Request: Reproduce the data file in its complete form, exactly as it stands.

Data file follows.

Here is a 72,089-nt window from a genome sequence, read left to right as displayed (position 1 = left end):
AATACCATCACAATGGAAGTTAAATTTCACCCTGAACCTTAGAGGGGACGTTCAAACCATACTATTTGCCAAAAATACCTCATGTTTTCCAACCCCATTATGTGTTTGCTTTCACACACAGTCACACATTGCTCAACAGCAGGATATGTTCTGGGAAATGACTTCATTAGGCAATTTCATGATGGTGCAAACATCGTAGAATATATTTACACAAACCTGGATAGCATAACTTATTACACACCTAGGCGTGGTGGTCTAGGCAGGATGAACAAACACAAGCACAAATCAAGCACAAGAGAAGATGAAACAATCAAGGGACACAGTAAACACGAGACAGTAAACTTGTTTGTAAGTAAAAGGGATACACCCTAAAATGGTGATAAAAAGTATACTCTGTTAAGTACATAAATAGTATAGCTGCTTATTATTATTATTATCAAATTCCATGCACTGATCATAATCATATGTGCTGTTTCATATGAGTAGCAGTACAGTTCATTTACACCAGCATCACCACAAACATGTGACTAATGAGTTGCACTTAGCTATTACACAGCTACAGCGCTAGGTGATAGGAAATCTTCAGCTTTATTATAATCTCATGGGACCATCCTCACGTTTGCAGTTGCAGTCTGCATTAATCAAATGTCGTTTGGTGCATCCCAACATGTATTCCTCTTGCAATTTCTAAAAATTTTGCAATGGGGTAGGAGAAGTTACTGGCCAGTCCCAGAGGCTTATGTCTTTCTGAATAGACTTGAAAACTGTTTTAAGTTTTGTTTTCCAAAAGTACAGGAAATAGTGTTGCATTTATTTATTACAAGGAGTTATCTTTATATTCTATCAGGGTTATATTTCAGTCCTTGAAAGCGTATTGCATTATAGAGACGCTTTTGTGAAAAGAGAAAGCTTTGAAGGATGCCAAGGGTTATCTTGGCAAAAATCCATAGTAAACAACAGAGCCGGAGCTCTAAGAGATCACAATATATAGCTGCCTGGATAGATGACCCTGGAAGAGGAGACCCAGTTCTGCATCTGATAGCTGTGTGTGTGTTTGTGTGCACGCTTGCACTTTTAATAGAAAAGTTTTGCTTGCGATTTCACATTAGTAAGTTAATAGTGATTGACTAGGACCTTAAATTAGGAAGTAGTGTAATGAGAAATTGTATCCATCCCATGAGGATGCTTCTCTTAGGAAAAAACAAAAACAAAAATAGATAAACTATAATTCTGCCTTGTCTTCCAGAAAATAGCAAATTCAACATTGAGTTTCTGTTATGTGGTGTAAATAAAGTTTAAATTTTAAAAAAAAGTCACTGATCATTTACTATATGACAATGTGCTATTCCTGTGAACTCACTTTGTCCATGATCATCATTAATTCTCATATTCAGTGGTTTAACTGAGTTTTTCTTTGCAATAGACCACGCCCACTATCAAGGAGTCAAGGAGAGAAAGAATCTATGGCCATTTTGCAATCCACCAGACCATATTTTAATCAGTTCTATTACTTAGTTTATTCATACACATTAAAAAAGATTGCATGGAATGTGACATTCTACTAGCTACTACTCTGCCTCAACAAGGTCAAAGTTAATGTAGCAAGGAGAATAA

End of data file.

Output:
Here is a 72,089-nt window from a genome sequence, read left to right as displayed (position 1 = left end):
AATACCATCACAATGGAAGTTAAATTTCACCCTGAACCTTAGAGGGGACGTTCAAACCATACTATTTGCCAAAAATACCTCATGTTTTCCAACCCCATTATGTGTTTGCTTTCACACACAGTCACACATTGCTCAACAGCAGGATATGTTCTGGGAAATGACTTCATTAGGCAATTTCATGATGGTGCAAACATCGTAGAATATATTTACACAAACCTGGATAGCATAACTTATTACACACCTAGGCGTGGTGGTCTAGGCAGGATGAACAAACACAAGCACAAATCAAGCACAAGAGAAGATGAAACAATCAAGGGACACAGTAAACACGAGACAGTAAACTTGTTTGTAAGTAAAAGGGATACACCCTAAAATGGTGATAAAAAGTATACTCTGTTAAGTACATAAATAGTATAGCTGCTTATTATTATTATTATCAAATTCCATGCACTGATCATAATCATATGTGCTGTTTCATATGAGTAGCAGTACAGTTCATTTACACCAGCATCACCACAAACATGTGACTAATGAGTTGCACTTAGCTATTACACAGCTACAGCGCTAGGTGATAGGAAATCTTCAGCTTTATTATAATCTCATGGGACCATCCTCACGTTTGCAGTTGCAGTCTGCATTAATCAAATGTCGTTTGGTGCATCCCAACATGTATTCCTCTTGCAATTTCTAAAAATTTTGCAATGGGGTAGGAGAAGTTACTGGCCAGTCCCAGAGGCTTATGTCTTTCTGAATAGACTTGAAAACTGTTTTAAGTTTTGTTTTCCAAAAGTACAGGAAATAGTGTTGCATTTATTTATTACAAGGAGTTATCTTTATATTCTATCAGGGTTATATTTCAGTCCTTGAAAGCGTATTGCATTATAGAGACGCTTTTGTGAAAAGAGAAAGCTTTGAAGGATGCCAAGGGTTATCTTGGCAAAAATCCATAGTAAACAACAGAGCCGGAGCTCTAAGAGATCACAATATATAGCTGCCTGGATAGATGACCCTGGAAGAGGAGACCCAGTTCTGCATCTGATAGCTGTGTGTGTGTTTGTGTGCACGCTTGCACTTTTAATAGAAAAGTTTTGCTTGCGATTTCACATTAGTAAGTTAATAGTGATTGACTAGGACCTTAAATTAGGAAGTAGTGTAATGAGAAATTGTATCCATCCCATGAGGATGCTTCTCTTAGGAAAAAACAAAAACAAAAATAGATAAACTATAATTCTGCCTTGTCTTCCAGAAAATAGCAAATTCAACATTGAGTTTCTGTTATGTGGTGTAAATAAAGTTTAAATTTTAAAAAAAAGTCACTGATCATTTACTATATGACAATGTGCTATTCCTGTGAACTCACTTTGTCCATGATCATCATTAATTCTCATATTCAGTGGTTTAACTGAGTTTTTCTTTGCAATAGACCACGCCCACTATCAAGGAGTCAAGGAGAGAAAGAATCTATGGCCATTTTGCAATCCACCAGACCATATTTTAATCAGTTCTATTACTTAGTTTATTCATACACATTAAAAAAGATTGCATGGAATGTGACATTCTACTAGCTACTACTCTGCCTCAACAAGGTCAAAGTTAATGTAGCAAGGAGAATAA